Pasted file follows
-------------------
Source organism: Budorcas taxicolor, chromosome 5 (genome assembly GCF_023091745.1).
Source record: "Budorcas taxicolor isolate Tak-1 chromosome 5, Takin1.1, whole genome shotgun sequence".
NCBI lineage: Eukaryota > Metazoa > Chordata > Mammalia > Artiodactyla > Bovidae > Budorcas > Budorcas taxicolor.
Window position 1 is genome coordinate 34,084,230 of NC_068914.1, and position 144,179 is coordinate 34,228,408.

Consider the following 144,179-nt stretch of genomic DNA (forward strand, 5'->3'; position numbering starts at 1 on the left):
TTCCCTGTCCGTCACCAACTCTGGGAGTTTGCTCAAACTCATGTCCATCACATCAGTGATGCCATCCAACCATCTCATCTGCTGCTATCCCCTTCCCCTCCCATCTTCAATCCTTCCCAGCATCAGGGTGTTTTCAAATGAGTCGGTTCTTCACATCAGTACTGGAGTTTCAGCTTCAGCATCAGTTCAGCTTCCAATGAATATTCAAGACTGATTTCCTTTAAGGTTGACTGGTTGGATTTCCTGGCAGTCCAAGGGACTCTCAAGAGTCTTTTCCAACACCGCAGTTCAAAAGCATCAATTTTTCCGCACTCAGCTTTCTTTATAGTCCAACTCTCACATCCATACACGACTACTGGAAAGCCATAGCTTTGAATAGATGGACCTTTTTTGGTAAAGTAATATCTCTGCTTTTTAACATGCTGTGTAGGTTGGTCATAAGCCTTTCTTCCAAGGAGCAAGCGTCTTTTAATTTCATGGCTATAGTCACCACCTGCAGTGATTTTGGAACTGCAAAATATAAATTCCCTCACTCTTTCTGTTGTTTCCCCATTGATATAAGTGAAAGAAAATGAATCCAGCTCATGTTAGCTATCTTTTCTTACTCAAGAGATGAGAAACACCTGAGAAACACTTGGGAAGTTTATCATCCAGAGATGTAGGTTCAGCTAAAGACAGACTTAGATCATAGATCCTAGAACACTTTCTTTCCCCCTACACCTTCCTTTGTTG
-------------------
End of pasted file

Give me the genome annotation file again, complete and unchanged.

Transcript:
Source organism: Budorcas taxicolor, chromosome 5 (genome assembly GCF_023091745.1).
Source record: "Budorcas taxicolor isolate Tak-1 chromosome 5, Takin1.1, whole genome shotgun sequence".
NCBI lineage: Eukaryota > Metazoa > Chordata > Mammalia > Artiodactyla > Bovidae > Budorcas > Budorcas taxicolor.
Window position 1 is genome coordinate 34,084,230 of NC_068914.1, and position 144,179 is coordinate 34,228,408.

Consider the following 144,179-nt stretch of genomic DNA (forward strand, 5'->3'; position numbering starts at 1 on the left):
TTCCCTGTCCGTCACCAACTCTGGGAGTTTGCTCAAACTCATGTCCATCACATCAGTGATGCCATCCAACCATCTCATCTGCTGCTATCCCCTTCCCCTCCCATCTTCAATCCTTCCCAGCATCAGGGTGTTTTCAAATGAGTCGGTTCTTCACATCAGTACTGGAGTTTCAGCTTCAGCATCAGTTCAGCTTCCAATGAATATTCAAGACTGATTTCCTTTAAGGTTGACTGGTTGGATTTCCTGGCAGTCCAAGGGACTCTCAAGAGTCTTTTCCAACACCGCAGTTCAAAAGCATCAATTTTTCCGCACTCAGCTTTCTTTATAGTCCAACTCTCACATCCATACACGACTACTGGAAAGCCATAGCTTTGAATAGATGGACCTTTTTTGGTAAAGTAATATCTCTGCTTTTTAACATGCTGTGTAGGTTGGTCATAAGCCTTTCTTCCAAGGAGCAAGCGTCTTTTAATTTCATGGCTATAGTCACCACCTGCAGTGATTTTGGAACTGCAAAATATAAATTCCCTCACTCTTTCTGTTGTTTCCCCATTGATATAAGTGAAAGAAAATGAATCCAGCTCATGTTAGCTATCTTTTCTTACTCAAGAGATGAGAAACACCTGAGAAACACTTGGGAAGTTTATCATCCAGAGATGTAGGTTCAGCTAAAGACAGACTTAGATCATAGATCCTAGAACACTTTCTTTCCCCCTACACCTTCCTTTGTTG